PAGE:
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# Disk encryption theory

Disk encryption is a special case of data at rest protection when the storage media is a sector-addressable device (e.g., a hard disk). This article presents cryptographic aspects of the problem. For discussion of different software packages and hardware devices devoted to this problem see disk encryption software and disk encryption hardware.

## Problem definition

Disk encryption methods aim to provide three distinct properties:

1. The data on the disk should remain confidential
2. Data retrieval and storage should both be fast operations, no matter where on the disk the data is stored.
3. The encryption method should not waste disk space (i.e., the amount of storage used for encrypted data should not be significantly larger than the size of plaintext)

The first property requires defining an adversary with respect to whom the data is being kept confidential. The strongest adversaries studied in the field of disk encryption have these abilities:

1. they can read the raw contents of the disk at any time;
2. they can request the disk to encrypt and store arbitrary files of their choosing;
3. and they can modify unused sectors on the disk and then request their decryption.

A method provides good confidentiality if the only information such an adversary can determine over time is whether the data in a sector has or has not changed since the last time they looked.

The second property requires dividing the disk into several sectors, usually 512 bytes (4096 bits) long, which are encrypted and decrypted independently of each other. In turn, if the data is to stay confidential, the encryption method must be tweakable – no two sectors should be processed in exactly the same way. Otherwise, the adversary could decrypt any sector of the disk by copying it to an unused sector of the disk and requesting its decryption.

The third property is generally noncontroversial. However, it indirectly prohibits the use of stream ciphers, since stream ciphers require, for their security, that the same initial state not be used twice (which would be the case if a sector is updated with different data); thus this would require an encryption method to store separate initial states for every sector on disk – seemingly a clear waste of space. The alternative – a block cipher – is limited to a certain block size (usually 128 or 256 bits). Because of this, disk encryption chiefly studies chaining modes, which expand the encryption block length to cover a whole disk sector. The considerations already listed make several well-known chaining modes unsuitable: ECB mode, which cannot be tweaked, and modes that turn block ciphers into stream ciphers, such as the CTR mode.

These three properties do not provide any assurance of disk integrity – that is, they don't tell you whether an adversary has been modifying your ciphertext. In part, this is because an absolute assurance of disk integrity is impossible: no matter what, an adversary could always revert the entire disk to a prior state, circumventing any such checks. If some non-absolute level of disk integrity is desired, it can be achieved within the encrypted disk on a file-by-file basis using message authentication codes.

## Block cipher-based modes

All block cipher-based methods make use of so-called modes, which allow encrypting larger amounts of data than the ciphers' block-size (typically 128 bits). Modes are therefore rules on how to repeatedly apply the ciphers' single-block operations.

### CBC

Cipher block chaining (CBC) is a common chaining mode in which the previous block's ciphertext is xored with the current block's plaintext before encryption: $C_i = E_K(C_{i-1} \oplus P_i)$

Since there isn't a "previous block's ciphertext" for the first block, an initialization vector (IV) must be used as C − 1. This, in turn, makes CBC tweakable in some ways.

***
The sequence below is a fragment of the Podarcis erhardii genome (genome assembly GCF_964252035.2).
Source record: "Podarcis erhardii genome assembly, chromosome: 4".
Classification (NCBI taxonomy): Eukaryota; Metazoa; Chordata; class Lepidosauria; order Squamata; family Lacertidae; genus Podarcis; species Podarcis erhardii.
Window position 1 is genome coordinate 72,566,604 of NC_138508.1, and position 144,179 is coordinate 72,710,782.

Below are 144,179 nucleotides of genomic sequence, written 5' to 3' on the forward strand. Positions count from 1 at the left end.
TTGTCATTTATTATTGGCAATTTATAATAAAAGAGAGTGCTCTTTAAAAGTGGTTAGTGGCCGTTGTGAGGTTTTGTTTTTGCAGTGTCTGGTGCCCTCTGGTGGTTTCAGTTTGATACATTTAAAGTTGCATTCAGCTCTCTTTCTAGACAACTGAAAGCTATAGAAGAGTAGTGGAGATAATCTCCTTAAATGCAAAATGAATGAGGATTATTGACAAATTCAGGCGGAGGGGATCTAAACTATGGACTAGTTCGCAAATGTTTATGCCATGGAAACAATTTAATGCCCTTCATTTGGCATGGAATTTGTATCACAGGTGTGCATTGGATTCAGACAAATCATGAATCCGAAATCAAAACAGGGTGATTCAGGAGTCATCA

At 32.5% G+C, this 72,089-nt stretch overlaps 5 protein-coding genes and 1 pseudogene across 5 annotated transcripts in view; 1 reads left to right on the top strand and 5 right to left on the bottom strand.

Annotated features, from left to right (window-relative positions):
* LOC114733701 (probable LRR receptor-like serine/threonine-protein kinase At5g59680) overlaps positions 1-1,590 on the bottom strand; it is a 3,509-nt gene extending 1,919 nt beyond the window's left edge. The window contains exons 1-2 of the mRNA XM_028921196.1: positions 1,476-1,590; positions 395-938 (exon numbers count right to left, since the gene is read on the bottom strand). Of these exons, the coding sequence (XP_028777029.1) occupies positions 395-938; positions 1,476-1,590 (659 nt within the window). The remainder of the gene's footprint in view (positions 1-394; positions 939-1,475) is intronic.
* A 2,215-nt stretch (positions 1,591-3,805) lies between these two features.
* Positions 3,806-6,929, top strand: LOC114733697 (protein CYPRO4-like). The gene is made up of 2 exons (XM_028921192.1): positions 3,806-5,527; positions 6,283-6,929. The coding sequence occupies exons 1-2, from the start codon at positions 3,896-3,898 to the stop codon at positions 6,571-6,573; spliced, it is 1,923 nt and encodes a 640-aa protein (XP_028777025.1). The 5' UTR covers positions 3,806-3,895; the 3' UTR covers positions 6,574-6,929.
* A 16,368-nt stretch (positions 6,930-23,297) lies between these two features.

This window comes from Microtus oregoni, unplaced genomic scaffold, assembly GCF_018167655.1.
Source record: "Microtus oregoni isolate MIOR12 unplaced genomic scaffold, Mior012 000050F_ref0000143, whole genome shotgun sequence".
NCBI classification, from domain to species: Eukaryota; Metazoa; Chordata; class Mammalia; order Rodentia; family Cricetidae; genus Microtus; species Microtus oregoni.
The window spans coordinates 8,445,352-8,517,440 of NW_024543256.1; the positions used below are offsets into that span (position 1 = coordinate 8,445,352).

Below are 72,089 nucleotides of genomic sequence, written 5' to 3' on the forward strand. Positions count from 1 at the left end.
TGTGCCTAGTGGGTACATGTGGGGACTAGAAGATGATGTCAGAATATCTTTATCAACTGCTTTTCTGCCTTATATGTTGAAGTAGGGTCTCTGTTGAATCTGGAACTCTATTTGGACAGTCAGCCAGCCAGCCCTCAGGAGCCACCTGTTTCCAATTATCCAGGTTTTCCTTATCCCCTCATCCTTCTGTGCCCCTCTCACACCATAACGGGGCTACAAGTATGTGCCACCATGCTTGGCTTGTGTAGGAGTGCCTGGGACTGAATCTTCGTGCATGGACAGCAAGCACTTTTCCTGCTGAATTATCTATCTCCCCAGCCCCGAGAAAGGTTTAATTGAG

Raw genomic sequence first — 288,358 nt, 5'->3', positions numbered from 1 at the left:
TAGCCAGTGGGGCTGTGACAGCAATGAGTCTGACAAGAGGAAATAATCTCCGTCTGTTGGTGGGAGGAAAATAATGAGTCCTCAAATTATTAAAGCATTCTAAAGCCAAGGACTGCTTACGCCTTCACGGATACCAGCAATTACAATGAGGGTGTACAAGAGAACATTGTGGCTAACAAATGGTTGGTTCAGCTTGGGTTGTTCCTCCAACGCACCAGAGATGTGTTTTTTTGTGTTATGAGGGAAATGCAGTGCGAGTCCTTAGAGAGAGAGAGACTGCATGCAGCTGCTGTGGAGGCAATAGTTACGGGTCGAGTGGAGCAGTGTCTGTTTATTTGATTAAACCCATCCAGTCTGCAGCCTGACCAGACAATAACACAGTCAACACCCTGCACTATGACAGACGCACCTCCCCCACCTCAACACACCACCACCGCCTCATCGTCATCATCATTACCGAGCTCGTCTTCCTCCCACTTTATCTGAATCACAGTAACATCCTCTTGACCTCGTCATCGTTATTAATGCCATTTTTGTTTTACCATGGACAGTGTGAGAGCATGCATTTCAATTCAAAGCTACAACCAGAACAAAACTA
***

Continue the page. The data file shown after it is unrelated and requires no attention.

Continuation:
CBC suffers from some problems. For example, if the IVs are predictable an adversary can manage to store a file specially created to zero out the IV, it is possible to leave a "watermark" on the disk, proving that the specially created file is, indeed, stored on disk. The exact method of constructing the watermark depends on the exact function providing the IVs; but the general recipe is to create two encrypted sectors which have identical first blocks b1 and b2; these two are then related to each other by $b_1 \oplus IV_1 = b_2 \oplus IV_2$. Thus, when these two blocks are encrypted, they both encrypt to the same thing, leaving a watermark on the disk. The exact pattern of "same-different-same-different" on disk can then be altered to make the watermark unique to a given file.

To protect against the watermarking attack, a cipher or a hash function is used to generate the IVs from the key and the current sector number, so that an adversary cannot predict them. In particular, the ESSIV approach discussed below uses a block cipher in CTR mode to generate the IVs.

### LRW

In order to prevent such elaborate attacks, different modes of operation were introduced: tweakable narrow-block encryption (LRW and XEX) and wide-block encryption (CMC and EME).

Whereas a purpose of a usual block cipher EK is to mimic a random permutation for any secret key K, the purpose of tweakable encryption $E_K^T$is to mimic a random permutation for any secret key K and any known tweak T. The tweakable narrow-block encryption (LRW) is an instantiation of the mode of operations introduced by Liskov, Rivest, and Wagner (see Theorem 2). This mode uses two keys: K is the key for the block cipher and F is an additional key of the same size as block. For example, for AES with a 256-bit key, K is a 256-bit number and F is a 128-bit number. Encrypting block P with logical index (tweak) I uses the following formula: $C = E_K(P \oplus X) \oplus X$, where $X = F \otimes I$. Here multiplication $\otimes$ and addition $\oplus$ are performed in the finite field (GF(2128) for AES). With some precomputation, only a single multiplication per sector is required (note that addition in a binary finite field is a simple bitwise addition, also known as xor): $F \otimes I = F \otimes (I_0 \oplus \delta) = F \otimes I_0 \oplus F \otimes \delta$, where $F \otimes \delta$ are precomputed for all possible values of δ. This mode of operation needs only a single encryption per block and protects against all the above attacks except a minor leak: if the user changes a single plaintext block in a sector then only a single ciphertext block changes. (Note that this is not the same leak the ECB mode has: with LRW mode equal plaintexts in different positions are encrypted to different ciphertexts.)